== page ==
Contrary to Deocampo’s reading, the homoeroticism that would later define Pasolini’s cinema was not as explicit in “Accattone,” even as male bodies were often displayed, especially in the first half. The film is more a study of the Italian proletariat than of carnal relationships between people of the same sex.

Moreover, the director’s economical use of real locations, non-professional actors and choice of subject matter lend the film its neorealist qualities. The way Accattone wanders through the slums is reminiscent of Vittorio De Sica’s “Bicycle Thieves,” limning how Pasolini is always conscious of space and background.

But this wandering was the last thing I could recall for the screening’s entirety. Thirty minutes in, my friend and I found ourselves fending off flying termites, the local gamu-gamo, which swarmed the viewing area. It’s as if these creatures collectively decided to steal everyone’s attention like an unhinged diva.

It was enough for a viewer behind us to walk out. Moments later, I had to leave my seat as the termites began squirming through my garments. By the time huge electric fans were out, the damage had been done. After calming myself down, I sat on the side where the film was being projected and endured the whole thing until the credits rolled.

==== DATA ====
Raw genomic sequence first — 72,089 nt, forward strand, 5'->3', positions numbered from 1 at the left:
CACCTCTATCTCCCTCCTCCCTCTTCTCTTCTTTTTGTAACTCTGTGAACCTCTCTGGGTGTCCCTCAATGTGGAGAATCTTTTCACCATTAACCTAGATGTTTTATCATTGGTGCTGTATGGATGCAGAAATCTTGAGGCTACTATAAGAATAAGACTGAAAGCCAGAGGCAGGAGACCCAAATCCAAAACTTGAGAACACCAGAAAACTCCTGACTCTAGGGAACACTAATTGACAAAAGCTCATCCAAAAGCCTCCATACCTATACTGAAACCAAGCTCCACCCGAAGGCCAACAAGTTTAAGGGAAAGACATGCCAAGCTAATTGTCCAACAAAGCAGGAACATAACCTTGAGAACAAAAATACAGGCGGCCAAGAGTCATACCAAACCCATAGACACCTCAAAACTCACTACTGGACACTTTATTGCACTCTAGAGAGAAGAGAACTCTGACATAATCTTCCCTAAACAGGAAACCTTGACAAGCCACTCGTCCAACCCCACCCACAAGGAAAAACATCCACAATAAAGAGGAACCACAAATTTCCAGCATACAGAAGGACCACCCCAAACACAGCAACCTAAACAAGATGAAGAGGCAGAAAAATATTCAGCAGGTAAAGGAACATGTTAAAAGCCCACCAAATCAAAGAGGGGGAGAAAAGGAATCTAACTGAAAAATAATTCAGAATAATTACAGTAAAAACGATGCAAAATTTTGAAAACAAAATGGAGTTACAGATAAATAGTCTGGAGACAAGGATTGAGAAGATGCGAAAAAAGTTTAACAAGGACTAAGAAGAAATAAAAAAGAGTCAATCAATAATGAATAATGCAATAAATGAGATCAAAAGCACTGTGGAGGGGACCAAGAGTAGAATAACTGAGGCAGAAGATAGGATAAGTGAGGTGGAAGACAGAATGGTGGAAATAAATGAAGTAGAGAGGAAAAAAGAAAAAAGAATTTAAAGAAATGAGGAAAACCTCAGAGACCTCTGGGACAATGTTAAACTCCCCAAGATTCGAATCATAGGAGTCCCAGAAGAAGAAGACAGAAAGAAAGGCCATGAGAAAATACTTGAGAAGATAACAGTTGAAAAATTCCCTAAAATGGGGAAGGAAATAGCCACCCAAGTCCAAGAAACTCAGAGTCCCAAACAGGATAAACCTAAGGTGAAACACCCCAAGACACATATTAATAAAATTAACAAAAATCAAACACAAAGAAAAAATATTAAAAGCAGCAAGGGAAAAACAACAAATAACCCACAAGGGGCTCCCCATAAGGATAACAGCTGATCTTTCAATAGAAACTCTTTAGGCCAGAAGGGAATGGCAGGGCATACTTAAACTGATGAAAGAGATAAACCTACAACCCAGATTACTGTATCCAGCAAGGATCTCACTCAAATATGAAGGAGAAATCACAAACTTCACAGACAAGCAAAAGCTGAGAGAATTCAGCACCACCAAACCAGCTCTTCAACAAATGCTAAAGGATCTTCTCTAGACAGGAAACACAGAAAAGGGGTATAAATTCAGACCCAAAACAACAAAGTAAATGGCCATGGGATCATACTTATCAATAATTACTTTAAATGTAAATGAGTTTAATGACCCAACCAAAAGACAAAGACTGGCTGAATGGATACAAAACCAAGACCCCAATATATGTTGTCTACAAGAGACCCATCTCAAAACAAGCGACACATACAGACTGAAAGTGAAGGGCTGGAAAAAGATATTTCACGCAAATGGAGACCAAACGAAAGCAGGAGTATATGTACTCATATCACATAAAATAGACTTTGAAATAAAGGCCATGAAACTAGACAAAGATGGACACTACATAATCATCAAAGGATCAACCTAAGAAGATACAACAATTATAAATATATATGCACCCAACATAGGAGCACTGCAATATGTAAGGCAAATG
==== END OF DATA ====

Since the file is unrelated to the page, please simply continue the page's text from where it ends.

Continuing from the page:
The ordeal could have been avoided had Cine Adarna opened its doors to its 800-seater cinema. I had no choice but to revisit the film at home and settle for a smaller screen. 

The second viewing offered illumination and closer inspection of what made “Accattone” controversial at the time it was released. In fact, Pasolini’s mentor and Italian master Federico Fellini pulled out his support for the film after seeing some test footage.

Is it because Pasolini didn’t strictly adhere to the Italian neorealist canon as he refused the “styleless” editing style and employed a Bach musical score? Or is it because the auteur upheld both the sacrosanct and the profane by depicting Accattone as a Christ-figure but also nuancing his immoral idiosyncrasies, hence the inversion of the Catholic dogma dominant in the 1960s? These points merit a deeper – and separate – discussion.

However, what provoked and left me aghast in “Accattone” was how Pasolini portrayed women and their bodies as if their raison d’être is solely to become men’s sources of pleasure, devoid of humanity.

The female characters were often depicted in dark alleys and dangerous corners; their conversations replete with the fixation to remain young and beautiful; their layers reduced to grains of sand. But Pasolini is not afraid to run that risk, so as to give the impression of significance